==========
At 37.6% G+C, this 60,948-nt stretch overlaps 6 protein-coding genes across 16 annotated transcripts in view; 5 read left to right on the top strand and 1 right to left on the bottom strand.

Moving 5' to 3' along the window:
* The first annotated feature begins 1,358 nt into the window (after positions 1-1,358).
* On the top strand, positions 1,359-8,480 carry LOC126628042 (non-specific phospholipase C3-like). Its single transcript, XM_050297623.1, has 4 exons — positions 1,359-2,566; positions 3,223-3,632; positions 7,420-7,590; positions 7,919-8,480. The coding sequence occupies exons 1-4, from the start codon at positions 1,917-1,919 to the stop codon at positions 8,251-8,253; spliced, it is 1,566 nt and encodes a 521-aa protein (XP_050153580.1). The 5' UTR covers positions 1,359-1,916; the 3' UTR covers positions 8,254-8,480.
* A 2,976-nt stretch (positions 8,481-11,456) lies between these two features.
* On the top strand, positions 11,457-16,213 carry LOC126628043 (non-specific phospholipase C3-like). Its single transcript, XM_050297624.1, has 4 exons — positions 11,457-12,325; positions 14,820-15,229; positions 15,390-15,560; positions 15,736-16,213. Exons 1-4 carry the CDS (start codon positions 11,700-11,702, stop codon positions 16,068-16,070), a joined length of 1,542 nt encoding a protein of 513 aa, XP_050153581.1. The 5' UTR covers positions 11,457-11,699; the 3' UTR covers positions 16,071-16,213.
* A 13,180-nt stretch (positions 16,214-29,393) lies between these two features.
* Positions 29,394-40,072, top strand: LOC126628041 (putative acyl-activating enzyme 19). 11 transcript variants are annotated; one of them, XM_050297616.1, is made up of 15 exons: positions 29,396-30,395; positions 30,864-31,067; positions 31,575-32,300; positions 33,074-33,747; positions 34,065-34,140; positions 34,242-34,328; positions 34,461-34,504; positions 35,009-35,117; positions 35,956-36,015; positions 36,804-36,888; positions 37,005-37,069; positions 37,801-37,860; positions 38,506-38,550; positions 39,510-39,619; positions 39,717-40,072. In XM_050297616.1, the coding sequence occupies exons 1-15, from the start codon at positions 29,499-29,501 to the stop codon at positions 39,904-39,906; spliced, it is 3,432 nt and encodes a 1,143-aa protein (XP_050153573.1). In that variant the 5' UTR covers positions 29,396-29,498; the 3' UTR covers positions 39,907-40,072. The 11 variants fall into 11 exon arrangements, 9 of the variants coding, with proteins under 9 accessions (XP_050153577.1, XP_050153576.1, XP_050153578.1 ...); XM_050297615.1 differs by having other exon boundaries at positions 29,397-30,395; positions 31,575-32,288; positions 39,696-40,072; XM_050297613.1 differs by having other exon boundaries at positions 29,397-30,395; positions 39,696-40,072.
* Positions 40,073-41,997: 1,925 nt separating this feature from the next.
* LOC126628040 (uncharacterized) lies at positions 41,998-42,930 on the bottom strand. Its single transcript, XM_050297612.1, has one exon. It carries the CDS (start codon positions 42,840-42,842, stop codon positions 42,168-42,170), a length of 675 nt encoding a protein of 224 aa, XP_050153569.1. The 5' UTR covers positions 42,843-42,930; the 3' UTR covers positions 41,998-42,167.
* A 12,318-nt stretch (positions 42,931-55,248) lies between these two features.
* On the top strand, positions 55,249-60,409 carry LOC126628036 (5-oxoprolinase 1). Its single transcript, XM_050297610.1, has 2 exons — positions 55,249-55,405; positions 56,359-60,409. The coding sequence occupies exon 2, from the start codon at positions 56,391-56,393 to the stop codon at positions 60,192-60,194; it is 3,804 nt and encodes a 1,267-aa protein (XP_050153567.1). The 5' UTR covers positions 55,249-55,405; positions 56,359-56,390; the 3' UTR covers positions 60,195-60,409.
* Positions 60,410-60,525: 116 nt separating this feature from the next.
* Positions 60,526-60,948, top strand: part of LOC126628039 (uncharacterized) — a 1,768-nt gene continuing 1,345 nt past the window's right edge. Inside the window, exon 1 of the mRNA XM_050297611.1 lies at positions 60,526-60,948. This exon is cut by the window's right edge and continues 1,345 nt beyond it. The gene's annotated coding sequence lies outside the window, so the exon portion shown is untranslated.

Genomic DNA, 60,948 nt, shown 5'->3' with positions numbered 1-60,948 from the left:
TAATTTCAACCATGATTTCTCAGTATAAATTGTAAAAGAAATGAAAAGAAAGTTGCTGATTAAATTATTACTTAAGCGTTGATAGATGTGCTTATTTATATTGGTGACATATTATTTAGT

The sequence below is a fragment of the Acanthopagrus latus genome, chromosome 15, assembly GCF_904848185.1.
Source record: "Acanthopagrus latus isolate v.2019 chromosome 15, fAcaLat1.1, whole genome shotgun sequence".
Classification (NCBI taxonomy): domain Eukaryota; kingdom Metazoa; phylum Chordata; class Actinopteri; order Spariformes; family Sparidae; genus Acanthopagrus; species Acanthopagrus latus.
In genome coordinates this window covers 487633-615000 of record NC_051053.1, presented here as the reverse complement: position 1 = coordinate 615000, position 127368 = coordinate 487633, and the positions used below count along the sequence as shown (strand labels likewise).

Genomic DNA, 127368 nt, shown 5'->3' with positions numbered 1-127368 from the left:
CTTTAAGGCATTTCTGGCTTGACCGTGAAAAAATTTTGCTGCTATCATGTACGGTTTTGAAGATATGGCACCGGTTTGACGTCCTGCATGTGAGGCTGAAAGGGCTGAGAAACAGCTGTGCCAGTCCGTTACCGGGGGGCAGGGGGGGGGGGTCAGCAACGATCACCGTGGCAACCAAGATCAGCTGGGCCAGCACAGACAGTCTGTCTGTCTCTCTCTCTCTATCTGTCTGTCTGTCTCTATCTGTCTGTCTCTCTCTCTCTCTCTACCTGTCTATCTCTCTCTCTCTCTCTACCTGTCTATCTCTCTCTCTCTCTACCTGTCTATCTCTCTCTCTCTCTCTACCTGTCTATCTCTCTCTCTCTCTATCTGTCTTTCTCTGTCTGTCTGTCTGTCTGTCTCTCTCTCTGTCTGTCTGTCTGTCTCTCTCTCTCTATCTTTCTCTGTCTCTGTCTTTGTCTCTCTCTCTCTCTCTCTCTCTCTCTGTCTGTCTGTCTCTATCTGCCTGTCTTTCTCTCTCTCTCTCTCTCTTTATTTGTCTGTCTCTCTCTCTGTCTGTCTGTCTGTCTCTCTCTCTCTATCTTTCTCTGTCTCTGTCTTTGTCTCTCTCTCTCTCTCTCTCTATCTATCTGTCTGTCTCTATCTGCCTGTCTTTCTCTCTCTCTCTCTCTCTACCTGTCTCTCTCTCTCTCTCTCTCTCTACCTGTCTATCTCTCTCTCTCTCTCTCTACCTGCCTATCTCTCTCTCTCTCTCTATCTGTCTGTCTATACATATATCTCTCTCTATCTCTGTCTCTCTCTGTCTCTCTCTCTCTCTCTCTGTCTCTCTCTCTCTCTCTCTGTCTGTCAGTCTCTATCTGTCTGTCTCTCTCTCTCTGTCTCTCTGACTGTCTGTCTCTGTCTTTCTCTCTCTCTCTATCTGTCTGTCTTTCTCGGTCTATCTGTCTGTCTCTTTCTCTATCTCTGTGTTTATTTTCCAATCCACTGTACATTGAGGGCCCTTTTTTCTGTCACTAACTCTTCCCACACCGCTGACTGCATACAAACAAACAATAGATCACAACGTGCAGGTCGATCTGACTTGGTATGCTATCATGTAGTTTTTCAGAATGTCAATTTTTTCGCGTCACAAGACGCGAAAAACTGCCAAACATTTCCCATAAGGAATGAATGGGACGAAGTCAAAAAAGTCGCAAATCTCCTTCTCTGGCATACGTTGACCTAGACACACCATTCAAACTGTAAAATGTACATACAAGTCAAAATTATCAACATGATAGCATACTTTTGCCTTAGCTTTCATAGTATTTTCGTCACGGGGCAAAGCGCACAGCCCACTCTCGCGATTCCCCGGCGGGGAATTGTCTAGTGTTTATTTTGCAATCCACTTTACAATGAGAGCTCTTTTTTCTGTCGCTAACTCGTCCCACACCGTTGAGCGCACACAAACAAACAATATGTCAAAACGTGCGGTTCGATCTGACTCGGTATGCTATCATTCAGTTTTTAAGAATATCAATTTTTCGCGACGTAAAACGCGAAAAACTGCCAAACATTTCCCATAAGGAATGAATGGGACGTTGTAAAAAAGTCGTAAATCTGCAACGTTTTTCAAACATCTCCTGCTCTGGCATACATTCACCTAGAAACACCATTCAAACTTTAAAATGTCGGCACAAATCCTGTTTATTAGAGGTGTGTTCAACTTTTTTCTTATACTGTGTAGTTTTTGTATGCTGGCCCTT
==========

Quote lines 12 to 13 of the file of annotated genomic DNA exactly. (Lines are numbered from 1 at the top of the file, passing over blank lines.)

* On the top strand, positions 55,249-60,409 carry LOC126628036 (5-oxoprolinase 1). Its single transcript, XM_050297610.1, has 2 exons — positions 55,249-55,405; positions 56,359-60,409. The coding sequence occupies exon 2, from the start codon at positions 56,391-56,393 to the stop codon at positions 60,192-60,194; it is 3,804 nt and encodes a 1,267-aa protein (XP_050153567.1). The 5' UTR covers positions 55,249-55,405; positions 56,359-56,390; the 3' UTR covers positions 60,195-60,409.
* Positions 60,410-60,525: 116 nt separating this feature from the next.